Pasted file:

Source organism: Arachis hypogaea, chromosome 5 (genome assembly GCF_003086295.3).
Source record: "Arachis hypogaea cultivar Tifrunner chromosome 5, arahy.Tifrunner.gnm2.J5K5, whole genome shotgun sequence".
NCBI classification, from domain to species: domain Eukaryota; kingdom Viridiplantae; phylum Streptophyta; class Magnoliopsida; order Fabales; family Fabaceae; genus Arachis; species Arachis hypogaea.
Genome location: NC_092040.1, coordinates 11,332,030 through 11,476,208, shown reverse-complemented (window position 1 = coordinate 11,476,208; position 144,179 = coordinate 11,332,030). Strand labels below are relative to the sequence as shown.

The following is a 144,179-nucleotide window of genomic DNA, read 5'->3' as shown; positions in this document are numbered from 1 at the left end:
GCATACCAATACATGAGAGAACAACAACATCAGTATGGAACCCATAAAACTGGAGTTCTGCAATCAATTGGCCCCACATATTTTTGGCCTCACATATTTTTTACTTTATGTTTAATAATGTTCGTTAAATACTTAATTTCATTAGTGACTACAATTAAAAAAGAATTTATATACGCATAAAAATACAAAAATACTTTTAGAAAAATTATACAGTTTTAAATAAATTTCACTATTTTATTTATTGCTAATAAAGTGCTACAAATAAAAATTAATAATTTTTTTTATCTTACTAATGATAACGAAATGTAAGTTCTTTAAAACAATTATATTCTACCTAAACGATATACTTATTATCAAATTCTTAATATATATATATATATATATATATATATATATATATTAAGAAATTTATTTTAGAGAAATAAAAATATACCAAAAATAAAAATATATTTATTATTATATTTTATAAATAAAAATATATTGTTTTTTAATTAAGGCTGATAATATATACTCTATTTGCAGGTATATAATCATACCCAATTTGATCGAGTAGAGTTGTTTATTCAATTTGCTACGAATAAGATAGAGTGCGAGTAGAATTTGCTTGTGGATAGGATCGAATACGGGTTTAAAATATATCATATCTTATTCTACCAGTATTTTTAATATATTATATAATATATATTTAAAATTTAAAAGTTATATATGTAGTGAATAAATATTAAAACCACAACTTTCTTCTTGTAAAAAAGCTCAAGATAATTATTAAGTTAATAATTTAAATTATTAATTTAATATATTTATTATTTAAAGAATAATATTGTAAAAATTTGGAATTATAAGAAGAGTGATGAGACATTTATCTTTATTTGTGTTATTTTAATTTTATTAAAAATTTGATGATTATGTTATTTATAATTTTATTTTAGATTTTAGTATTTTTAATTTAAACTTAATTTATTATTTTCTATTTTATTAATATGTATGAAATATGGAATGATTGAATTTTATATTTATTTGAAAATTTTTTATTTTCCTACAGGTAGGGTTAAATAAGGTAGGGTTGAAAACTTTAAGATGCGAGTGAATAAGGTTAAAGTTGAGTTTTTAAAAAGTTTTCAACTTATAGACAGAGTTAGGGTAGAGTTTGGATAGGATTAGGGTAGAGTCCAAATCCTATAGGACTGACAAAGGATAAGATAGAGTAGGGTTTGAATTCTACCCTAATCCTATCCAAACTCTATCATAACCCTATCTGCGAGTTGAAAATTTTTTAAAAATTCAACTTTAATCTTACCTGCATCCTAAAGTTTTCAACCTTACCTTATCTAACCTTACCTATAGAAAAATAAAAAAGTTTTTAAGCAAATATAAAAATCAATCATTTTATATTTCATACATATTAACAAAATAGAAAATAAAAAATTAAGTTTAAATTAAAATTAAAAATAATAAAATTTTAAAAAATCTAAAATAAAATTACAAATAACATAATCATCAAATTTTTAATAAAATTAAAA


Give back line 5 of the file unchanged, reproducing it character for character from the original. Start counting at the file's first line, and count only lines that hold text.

The following is a 144,179-nucleotide window of genomic DNA, read 5'->3' as shown; positions in this document are numbered from 1 at the left end: